While the discovery of oil and gas in the Albertine has raised fear of a likely resource curse , some residents in Hoima and Buliisa districts say they are witnessing some transformation even before oil comes out of the ground.
The index by Natural Resources Governance Institute (NRGI) rated Uganda's Mining Sector as slightly better governed than oil though still in "weak" category.
It finds that like the hydrocarbons sector , licensing and local impacts are a problem.
The aggrieved include 21 households that will be physically displaced as the government and partners undertake constructions of a 30-meter wide pipeline to transport Uganda’s crude oil from Hoima to the Chongoleani peninsular in Tanga, Tanzania. The project will affect 760 people in the districts of Rakai and Kyotera.
The EACOP project players that include Total East Africa, Petroleum Authority of Uganda-PAU, New Plan among other contractors are currently engaging communities affected by the pipeline route, on its progress as well as simplifying the Resettlement Action Plan recently approved by the Ministry of Energy and Mineral Development.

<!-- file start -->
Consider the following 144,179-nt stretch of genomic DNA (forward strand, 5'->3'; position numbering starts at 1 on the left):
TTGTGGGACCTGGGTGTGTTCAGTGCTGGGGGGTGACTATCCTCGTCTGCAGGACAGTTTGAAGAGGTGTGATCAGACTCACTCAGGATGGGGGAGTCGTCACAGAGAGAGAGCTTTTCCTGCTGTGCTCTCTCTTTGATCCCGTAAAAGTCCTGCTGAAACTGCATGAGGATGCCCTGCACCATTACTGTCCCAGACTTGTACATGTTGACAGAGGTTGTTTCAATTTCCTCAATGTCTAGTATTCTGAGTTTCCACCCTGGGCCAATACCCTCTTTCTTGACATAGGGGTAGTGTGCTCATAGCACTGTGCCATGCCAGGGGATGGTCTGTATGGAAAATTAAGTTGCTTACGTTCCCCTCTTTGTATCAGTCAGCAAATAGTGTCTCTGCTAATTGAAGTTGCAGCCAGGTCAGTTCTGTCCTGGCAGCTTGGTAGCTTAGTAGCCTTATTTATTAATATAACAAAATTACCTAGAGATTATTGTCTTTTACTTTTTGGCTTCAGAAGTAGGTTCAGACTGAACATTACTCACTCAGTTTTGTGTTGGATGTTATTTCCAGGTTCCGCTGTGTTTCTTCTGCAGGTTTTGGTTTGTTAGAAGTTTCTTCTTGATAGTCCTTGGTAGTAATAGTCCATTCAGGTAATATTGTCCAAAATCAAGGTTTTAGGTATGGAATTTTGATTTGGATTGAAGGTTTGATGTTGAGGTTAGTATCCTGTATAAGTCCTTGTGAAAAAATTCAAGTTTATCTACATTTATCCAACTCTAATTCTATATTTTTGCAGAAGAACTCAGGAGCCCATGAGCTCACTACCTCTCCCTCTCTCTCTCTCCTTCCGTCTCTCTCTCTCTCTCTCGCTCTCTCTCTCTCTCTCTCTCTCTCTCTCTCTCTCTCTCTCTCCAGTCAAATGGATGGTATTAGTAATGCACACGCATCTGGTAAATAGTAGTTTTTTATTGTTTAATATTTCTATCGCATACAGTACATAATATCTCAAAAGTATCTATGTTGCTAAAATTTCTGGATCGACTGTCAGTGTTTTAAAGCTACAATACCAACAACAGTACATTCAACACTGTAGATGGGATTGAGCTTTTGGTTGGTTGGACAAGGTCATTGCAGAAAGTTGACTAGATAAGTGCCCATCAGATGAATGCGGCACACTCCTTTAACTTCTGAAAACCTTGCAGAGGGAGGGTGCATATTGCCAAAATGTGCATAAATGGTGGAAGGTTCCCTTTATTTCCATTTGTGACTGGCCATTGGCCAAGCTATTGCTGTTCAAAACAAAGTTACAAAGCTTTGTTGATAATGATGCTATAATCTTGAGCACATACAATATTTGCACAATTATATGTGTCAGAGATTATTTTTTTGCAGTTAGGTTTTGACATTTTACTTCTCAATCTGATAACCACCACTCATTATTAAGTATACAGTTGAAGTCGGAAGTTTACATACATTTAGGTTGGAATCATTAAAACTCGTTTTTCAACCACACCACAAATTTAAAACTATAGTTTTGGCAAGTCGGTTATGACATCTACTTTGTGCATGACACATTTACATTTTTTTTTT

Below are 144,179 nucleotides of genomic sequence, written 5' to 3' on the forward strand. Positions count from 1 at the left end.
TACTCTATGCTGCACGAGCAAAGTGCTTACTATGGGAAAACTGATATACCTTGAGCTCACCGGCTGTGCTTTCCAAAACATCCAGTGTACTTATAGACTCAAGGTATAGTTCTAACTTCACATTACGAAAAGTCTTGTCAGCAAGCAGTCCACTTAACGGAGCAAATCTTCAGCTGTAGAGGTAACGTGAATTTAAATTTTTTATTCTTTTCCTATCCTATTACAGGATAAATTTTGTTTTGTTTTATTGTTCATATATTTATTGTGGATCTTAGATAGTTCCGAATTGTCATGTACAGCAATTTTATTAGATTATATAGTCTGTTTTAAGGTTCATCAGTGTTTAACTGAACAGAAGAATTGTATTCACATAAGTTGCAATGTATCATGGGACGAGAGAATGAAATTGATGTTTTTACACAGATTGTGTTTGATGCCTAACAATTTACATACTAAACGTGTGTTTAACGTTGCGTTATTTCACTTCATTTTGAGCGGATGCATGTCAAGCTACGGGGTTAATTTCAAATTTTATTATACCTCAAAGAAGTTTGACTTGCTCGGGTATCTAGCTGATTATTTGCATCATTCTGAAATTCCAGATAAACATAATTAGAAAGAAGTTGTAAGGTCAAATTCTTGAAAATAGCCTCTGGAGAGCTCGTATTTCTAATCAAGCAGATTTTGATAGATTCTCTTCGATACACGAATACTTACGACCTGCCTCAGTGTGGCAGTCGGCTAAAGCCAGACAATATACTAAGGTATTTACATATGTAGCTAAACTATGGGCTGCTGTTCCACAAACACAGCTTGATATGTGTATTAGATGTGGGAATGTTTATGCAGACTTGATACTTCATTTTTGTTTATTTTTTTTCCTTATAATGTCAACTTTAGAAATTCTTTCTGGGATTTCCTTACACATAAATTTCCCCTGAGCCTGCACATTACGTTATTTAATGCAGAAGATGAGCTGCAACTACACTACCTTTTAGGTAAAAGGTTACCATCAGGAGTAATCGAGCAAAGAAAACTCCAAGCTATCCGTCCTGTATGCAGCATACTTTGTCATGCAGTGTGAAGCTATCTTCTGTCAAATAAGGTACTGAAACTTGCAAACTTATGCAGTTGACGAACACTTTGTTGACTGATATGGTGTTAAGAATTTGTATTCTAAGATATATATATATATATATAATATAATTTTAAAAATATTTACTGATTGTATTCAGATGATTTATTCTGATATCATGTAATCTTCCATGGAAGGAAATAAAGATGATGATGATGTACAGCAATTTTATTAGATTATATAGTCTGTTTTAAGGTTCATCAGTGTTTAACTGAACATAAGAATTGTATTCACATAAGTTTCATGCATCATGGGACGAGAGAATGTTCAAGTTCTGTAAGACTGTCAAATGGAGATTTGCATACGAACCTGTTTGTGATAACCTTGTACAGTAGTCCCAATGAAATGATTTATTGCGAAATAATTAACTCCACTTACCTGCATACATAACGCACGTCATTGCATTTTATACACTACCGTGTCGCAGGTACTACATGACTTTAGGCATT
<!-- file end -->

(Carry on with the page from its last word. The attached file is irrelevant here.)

With no clear standards for quality solar panels on the market, Brenda Akankunda, a researcher and Energy Economist at Makerere University Business School (MUBS), says the public is misled into buying solar products that don’t fit the hype attached to them.
Many of the Project Affected Persons-PAPs in the districts of Lwengo, Kyotera, Rakai and Gomba have repeatedly demanded a second evaluation exercise before the actual construction works begin. They argue that their properties have gained value since 2018 when the first assessments were conducted.
Lwengo, Sembabule, Kyotera, and Rakai districts are part of the ten districts through which the proposed pipeline will pass to connect the oil wells in the Albertine region of Uganda towards the refinery at Tanzania’s port of Tanga. At least 1,901 people out of a total of 3,792 persons who will be affected in the route opening, are residents within the four districts of greater Masaka, in which the East pipeline was demarcated to pass.
At least six international banks have backtracked on their financing plans for a USD 3.5 billion project, which will include developments of oil fields in the Albertine region and the construction of a crude oil export pipeline from Hoima in Uganda to Tanga in Tanzania.
But in their sensitization, the soldiers sometimes fail to answer technical questions from the communities whose members are eager to know what the aerial survey will bring to their tables. The communities ask of their entitlements in the mining sector and why the planes are flying at lower altitude.